And, you know, everybody said, ‘Oh, you’re gonna tear your arm up.’ The amazing thing, in 30 days I could get that over the plate as good as my fastball. I just came right up and turned it over, and it came out of the back of my hand. And that slowed it up tremendously. The real effectiveness of the screwball was not the break at all. It’s the speed of the ball. I threw it just like my fastball…I did have a fairly good fastball. And that was the effectiveness of the screwball. I threw it exactly with the same motion.

…The only thing it bothered in my arm was here [elbow]. I never had an ache or a pain in my shoulder, a ligament or a muscle or nothing. Just a calcium deposit [in my elbow], just from pounding. When you throw, you take a hell of a pounding. And nature starts putting in there something [calcium deposits] to protect it…My arm started crooking up in 1934. I was just half a pitcher. (Hubbell won more than 20 games each year from 1933-1937, but his career quickly tailed off after that. It was said that he had to have his coat sleeve shortened because he could not straighten his left arm.)

[What do you think of other pitchers who throw screwballs?]

Nobody ever mastered it. They throw ‘em, I mean [Warren Spahn and Mike Marshall]. They don’t turn their arm over. [Fernando Valenzuela] comes right up over the top, but unless you get slow-motion you can’t tell.

[After Detroit managers Ty Cobb and George Moriarty rejected him, Hubbell joined the New York Giants in 1928. His manager was John McGraw.]

He played that ‘Little Napoleon’ bit to the hilt. I mean, that was his life. His life. He lived it. He must have dreamed it. The Little Napoleon.

I just couldn’t understand it. I’d had such a bad experience in Detroit. He gave me a chance to pitch in the big leagues, and I appreciate it a hell of a lot.

But he called every pitch, and every pitch was a breaking ball, be a curveball or a screwball. He didn’t think you had sense enough to throw a fastball. He must have been the worst curveball hitter in the world.

The only pitcher he would allow to pitch his own game was Christy Mathewson. And the only reason for that was that he was the only college graduate pitching in the major leagues at that time…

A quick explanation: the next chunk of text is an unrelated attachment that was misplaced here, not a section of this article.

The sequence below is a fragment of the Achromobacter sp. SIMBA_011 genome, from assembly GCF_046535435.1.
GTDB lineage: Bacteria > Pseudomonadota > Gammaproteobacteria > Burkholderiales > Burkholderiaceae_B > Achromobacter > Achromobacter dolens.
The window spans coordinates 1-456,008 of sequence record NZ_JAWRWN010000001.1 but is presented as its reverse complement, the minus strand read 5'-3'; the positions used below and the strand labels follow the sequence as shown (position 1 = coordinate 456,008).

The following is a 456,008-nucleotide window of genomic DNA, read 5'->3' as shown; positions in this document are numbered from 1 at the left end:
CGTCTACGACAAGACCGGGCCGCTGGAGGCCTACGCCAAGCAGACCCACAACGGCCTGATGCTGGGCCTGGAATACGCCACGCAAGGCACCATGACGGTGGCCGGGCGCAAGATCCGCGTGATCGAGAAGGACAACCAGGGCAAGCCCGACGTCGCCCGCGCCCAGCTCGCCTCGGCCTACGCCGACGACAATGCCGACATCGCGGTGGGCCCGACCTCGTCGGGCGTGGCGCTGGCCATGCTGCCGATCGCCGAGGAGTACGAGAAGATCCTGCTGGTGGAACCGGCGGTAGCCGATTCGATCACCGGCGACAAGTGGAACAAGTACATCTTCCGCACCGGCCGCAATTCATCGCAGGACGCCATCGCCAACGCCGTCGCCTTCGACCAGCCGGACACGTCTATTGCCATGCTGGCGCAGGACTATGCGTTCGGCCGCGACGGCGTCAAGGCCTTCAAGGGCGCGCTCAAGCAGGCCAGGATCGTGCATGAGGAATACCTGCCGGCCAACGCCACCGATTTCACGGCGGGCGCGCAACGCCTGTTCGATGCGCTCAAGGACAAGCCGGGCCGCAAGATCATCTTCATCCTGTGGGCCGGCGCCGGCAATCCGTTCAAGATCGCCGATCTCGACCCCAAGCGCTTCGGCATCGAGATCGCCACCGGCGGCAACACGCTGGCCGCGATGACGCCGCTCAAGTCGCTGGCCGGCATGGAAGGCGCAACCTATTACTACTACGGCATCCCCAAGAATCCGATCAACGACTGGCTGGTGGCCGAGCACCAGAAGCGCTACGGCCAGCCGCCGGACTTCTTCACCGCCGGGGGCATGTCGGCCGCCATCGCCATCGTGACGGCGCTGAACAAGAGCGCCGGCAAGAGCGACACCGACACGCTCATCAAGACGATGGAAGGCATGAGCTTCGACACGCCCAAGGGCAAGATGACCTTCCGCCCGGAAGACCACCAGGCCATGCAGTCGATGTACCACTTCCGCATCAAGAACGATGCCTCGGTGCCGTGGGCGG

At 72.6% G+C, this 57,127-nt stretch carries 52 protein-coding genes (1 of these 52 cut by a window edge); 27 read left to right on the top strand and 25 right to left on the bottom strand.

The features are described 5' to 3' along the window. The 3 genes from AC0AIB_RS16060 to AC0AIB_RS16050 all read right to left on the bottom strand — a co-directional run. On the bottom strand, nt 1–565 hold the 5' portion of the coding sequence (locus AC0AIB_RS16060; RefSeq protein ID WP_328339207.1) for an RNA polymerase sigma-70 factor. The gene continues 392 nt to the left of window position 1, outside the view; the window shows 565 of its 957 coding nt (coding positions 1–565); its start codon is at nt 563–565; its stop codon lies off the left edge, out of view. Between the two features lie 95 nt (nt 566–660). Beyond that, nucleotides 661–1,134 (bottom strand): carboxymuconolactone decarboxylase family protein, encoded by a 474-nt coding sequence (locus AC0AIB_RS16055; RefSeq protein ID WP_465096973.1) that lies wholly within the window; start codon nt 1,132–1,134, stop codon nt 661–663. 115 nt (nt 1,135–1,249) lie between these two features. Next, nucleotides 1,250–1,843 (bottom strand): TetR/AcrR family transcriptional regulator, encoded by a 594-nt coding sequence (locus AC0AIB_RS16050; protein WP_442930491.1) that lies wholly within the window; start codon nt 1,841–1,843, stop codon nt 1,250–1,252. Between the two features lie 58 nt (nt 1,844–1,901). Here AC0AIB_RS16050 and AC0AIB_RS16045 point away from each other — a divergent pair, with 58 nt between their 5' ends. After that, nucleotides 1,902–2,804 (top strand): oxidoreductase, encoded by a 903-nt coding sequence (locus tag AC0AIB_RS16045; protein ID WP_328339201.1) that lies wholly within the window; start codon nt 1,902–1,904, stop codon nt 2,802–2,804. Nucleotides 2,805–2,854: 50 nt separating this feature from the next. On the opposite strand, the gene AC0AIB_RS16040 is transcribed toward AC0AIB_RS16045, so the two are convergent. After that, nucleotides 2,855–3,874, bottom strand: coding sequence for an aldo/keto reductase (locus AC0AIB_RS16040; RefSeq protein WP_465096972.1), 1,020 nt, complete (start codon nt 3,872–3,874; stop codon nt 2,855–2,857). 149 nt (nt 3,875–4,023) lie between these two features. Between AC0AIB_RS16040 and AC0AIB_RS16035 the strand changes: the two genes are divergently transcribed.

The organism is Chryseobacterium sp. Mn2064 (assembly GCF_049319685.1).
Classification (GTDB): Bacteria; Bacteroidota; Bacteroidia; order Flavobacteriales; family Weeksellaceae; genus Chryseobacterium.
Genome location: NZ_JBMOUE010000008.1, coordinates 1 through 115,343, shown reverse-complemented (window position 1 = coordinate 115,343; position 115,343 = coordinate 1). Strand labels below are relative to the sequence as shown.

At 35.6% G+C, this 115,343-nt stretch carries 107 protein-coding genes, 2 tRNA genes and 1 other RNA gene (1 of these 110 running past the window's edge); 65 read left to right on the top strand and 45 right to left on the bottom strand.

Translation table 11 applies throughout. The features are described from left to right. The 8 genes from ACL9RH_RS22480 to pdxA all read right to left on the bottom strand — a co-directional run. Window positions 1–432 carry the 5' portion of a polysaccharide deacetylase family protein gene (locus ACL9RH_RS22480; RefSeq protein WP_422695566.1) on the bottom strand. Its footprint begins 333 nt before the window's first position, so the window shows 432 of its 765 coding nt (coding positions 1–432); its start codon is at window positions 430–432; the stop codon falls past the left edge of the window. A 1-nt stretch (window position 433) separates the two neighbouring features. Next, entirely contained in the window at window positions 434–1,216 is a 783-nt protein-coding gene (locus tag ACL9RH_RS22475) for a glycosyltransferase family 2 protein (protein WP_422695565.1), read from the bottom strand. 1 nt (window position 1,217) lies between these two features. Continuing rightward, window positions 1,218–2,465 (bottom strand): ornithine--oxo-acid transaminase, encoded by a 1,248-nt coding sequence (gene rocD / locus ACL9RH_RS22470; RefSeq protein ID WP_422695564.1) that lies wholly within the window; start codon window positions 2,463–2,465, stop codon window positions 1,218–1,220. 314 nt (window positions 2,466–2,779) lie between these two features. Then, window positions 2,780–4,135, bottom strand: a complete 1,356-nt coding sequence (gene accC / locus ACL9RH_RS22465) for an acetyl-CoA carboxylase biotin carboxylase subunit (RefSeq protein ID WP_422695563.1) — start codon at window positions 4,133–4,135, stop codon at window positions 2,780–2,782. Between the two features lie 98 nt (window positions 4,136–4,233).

He give me a chance to pitch. I didn’t want to say anything [bad about him]. Four years with him, it’s a wonder my arm lasted as long as it did, it really is…

[Roger] Bresnahan, the old catcher, was a coach. [Bresnahan played for McGraw from 1902 through 1908.] I started asking him about John McGraw, how he could be like he is. He said, ‘You don’t understand how it was.” [McGraw] started managing before the turn of the century, with Baltimore…

[Bresnahan] said in those days a regular player made about twenty-five hundred dollars a year. A star like Mathewson might make five thousand. He said, hell, they couldn’t stay in a decent hotel. They had to stay in rooming houses down by the railroad tracks, you see….

Then Ruth came along, and the salaries went up, the college graduates came in. They could afford to stay anywhere…But McGraw did not change. He was the Little Napoleon.

He had the news media so conned, this Little Napoleon did. Nobody interviewed McGraw. After every game Bozeman Bulger [of the New York Times] would come in [to McGraw’s office]. Nobody said a word. McGraw would write out everything that happened in the ball game. If we won, it was something he had done, and if we lost the ball game, it was something some damn ballplayer did…

And Bulger would take it out and say, ‘Fellows, here’s McGraw’s report.’ And they would write it down.

Great stuff. I particularly like the comments about John McGraw and Hubbell’s observation that “the real effectiveness of the screwball was not the break at all. It’s the speed of the ball.” Many thanks to Warren Corbett, and be sure to watch for his book on Paul Richards.

References & Resources
Base Runs is a very flexible formula and can be implemented in a number of ways. In order to facilitate a comparison with the most recent version of Runs Created, I calculated it in the followings ways:
{exp:list_maker}I used a league-average scoring rate to adjust the “B” component.
I calculated Base Runs by subtracting each player’s stats from a league-average team. The difference was that player’s Base Runs.
I added a “clutch” component to Base Runs, giving each player credit for hitting well with runners in scoring position. I used the exact same methodology employed in Runs Created.
I applied a park factor to both figures. {/exp:list_maker}